TOKYO • Forget big and almost always disappointing parties, and that struggle to get home after midnight. In Japan, New Year's Eve is all about watching TV at home with your family, a reward after you have done your end-of-year deep clean.
Usually, Japanese families gather to watch the Year-end Song Festival on public broadcaster NHK, where popular singers are divided into teams - red for women, white for men - and battle it out, with the winner announced shortly before midnight. (More often than not, it's the men.)
Some families switch channels to watch the variety show This Is No Task For Kids!, in which comedians do stupid things and get punished for screwing up.
But this year a show that is for many Japanese "salarymen" pure escapism will take on the entertainment programmes. The Solitary Gourmet will broadcast its first New Year's Eve special, in which the star, a character named Goro Inogashira, will travel by himself to the western coastal area of Setouchi and eat. All by himself.
"I think TV Tokyo has given up trying to win audience for this slot," Yutaka Matsushige, the actor who plays Inogashira, joked about the channel's decision to broadcast a New Year's special on a night that, for almost 70 years, has been defined by the red-and-white singing contest on NHK.
The Solitary Gourmet, now in its sixth season, is a uniquely Japanese kind of hit.
This is a country where men are supposed to get jobs in big companies and remain there for life, spending long days in the office and then long nights eating, drinking and sometimes singing karaoke with their superiors. If your boss asks his team to have dinner together, there is no saying "no". These salarymen barely see their wives and children during the week.
That is why Inogashira has emerged as a kind of role model for a big swathe of Japanese society. He is a middle-aged Japanese man, but free from the round-the-clock obligations of corporate life. He is a self-employed salesman of soft furnishings imported from Europe.
He does not drink. He is not obliged to socialise with colleagues. He is unencumbered by a family.
He just travels the country selling his wares. And when he gets hungry, he stops at small, no-frills, family-run restaurants and relishes the local specialities. Over six seasons, he has eaten chicken hot pot in Fukuoka and grilled beef tongue in Sendai.
"Salarymen are corporate slaves who work tirelessly for their companies and their families," said Ushio Yoshida, a TV critic for the Tokyo Shimbun newspaper. "But Inogashira has escaped this slavery. That's why he's a hero to many people."
In food-mad Japan, the show has also helped take some of the stigma out of eating alone.
Inogashira is a fictional character, and the show is scripted - he thinks about what to eat, describes what he is eating and comments on what others are eating - but the restaurants he visits are real.
Before season six began this spring, Matsushige told local reporters that he didn't understand why people were interested in watching a middle-aged man just eating - and eating slowly. Still, he said that it is the food that is the star of the show. He is just a supporting actor.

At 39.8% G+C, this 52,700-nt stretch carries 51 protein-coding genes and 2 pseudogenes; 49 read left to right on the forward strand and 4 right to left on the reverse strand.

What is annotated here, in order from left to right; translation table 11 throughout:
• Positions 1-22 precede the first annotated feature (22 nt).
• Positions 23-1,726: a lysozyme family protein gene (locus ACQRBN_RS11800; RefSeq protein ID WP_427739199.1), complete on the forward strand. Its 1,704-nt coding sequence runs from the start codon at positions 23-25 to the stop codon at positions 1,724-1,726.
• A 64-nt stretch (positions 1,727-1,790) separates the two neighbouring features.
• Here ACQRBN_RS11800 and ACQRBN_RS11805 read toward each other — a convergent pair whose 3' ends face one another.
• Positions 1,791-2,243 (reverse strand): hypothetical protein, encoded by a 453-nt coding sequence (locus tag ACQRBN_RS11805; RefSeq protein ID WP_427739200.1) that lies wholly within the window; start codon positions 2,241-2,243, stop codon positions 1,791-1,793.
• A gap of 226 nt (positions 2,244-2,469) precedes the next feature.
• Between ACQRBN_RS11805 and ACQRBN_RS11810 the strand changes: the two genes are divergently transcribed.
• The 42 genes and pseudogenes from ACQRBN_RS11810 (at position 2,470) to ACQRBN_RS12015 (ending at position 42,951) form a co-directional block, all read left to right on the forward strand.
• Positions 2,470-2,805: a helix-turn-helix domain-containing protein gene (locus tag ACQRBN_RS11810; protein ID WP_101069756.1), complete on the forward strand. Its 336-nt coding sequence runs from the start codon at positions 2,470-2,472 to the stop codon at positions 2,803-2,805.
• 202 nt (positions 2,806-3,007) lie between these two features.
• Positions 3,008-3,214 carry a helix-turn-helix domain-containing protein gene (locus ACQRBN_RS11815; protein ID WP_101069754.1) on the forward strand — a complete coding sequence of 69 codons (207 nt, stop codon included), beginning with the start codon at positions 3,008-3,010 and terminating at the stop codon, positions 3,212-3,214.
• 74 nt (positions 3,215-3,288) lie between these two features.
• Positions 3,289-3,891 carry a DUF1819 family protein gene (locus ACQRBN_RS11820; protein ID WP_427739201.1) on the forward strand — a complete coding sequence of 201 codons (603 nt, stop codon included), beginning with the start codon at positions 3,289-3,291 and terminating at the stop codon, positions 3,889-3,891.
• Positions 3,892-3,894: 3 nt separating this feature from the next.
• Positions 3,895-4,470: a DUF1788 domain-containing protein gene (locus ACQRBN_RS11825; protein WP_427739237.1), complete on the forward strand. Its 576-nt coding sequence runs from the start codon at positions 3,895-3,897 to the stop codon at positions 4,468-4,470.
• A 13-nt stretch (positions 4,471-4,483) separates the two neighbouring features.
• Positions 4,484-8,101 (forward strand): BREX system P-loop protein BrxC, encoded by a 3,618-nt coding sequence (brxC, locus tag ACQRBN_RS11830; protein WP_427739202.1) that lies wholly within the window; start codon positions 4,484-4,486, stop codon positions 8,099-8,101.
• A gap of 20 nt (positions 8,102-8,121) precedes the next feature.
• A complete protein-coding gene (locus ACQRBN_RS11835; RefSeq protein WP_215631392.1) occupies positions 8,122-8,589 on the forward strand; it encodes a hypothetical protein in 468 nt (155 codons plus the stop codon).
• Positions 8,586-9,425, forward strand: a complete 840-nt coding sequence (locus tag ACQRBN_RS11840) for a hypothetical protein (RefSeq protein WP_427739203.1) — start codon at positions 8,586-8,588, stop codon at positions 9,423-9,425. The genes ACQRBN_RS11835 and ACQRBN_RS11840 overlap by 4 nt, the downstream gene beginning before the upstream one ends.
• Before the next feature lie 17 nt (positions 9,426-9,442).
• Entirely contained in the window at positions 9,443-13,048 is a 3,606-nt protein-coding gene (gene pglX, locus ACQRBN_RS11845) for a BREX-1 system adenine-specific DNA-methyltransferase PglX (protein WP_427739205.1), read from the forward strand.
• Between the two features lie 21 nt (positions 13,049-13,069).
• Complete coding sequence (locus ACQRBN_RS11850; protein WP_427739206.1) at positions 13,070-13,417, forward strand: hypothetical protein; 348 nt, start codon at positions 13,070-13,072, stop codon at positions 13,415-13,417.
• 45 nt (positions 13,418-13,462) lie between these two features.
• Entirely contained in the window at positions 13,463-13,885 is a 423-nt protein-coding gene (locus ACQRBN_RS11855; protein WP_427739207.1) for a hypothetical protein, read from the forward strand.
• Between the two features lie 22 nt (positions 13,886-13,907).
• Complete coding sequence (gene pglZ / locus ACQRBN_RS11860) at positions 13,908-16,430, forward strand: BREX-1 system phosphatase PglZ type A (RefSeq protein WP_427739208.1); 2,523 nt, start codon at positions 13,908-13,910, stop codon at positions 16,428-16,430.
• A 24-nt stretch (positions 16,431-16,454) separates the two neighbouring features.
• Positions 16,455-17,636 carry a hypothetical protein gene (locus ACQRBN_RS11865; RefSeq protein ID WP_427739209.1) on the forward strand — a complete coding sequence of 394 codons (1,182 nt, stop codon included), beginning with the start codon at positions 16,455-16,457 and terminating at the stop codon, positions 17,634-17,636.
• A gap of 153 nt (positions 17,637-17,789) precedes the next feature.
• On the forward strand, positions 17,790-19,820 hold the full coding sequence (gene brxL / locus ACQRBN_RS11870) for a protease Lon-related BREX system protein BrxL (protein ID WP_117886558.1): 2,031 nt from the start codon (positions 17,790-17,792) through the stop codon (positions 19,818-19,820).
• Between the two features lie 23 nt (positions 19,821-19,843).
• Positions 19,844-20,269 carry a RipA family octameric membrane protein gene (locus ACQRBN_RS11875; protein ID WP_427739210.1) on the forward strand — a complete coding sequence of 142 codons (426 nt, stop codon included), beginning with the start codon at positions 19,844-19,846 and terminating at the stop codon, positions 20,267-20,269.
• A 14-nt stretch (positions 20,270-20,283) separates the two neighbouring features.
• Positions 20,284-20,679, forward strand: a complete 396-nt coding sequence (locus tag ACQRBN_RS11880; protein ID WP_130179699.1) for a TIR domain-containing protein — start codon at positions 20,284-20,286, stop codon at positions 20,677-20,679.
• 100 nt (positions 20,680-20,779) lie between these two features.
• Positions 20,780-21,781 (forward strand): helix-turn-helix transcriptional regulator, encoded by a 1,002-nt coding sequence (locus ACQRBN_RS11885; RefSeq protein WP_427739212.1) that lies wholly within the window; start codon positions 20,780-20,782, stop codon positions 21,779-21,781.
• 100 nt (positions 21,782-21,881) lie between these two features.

The show is made up of lots of long, lingering footage of the menus and the meals - sizzling meat, trays of sashimi, steaming bowls of noodles. These are the kind of shots typically seen on cooking shows rather than drama programmes.
Inogashira sits there, by himself, and just savours the food. He is not looking at his phone; he is not reading a book - he is just enjoying every mouthful. He never Instagrams his meals.
He even has a sweet tooth and enjoys desserts - something associated with being a sissy for Japanese men.
Sometimes, however, the show proves controversial. A minor furore broke out on Twitter when Inogashira put soya sauce in his natto, a sticky fermented-bean dish, and then mixed it in. Aficionados say the natto should be whipped up first and then the soya sauce should be added.
On New Year's Eve, TV Tokyo will run a 90-minute special, from 10 to 11.30pm, in which Inogashira takes his last business trip of the year to the Setouchi area, between Hiroshima and Osaka.
The area is famous for its seafood but also for udon, a thick wheat flour noodle. On New Year's Eve, Japanese people usually eat soba, a long buckwheat noodle said to symbolise long life.
But TV Tokyo is keeping the menu for New Year's Eve under wraps for now.
The show is based on a comic book series that was popular in the 1990s and was translated into languages including Spanish and French. The writer, Masayuki Kusumi, will appear live on television before the show is broadcast.
At the beginning, the show was popular among men in their 30s to 40s, who started writing online about their own experiences visiting the same restaurants, Kusumi said.
But now, the show has become popular among women and younger men too, with viewers eager to see where Inogashira goes next.
"The main character behaves honestly, following his appetite and his instincts like a wild animal. He's just an ordinary middle-aged man, but he lives very freely," said Yoshida. "That's liberating and refreshing to watch."
The fact that Inogashira is single resonates in a country where young people are spurning marriage, said professor Hiroyoshi Usui of media culture at Sophia University in Tokyo. His choice of simple, ordinary, inexpensive restaurants shows that one can find small bursts of happiness without trying too hard, Usui wrote on his blog.
Yoshida said that when she watches the show, she often gets a craving for whatever Inogashira has been eating. "If Inogashira was eating curry, I might eat curry the following day," she said. "It's quite influential."
But Matsushige has a warning for viewers: "If you watch the show at this late hour on New Year's Eve and get hungry, there won't be any restaurants open, so don't get mad at us."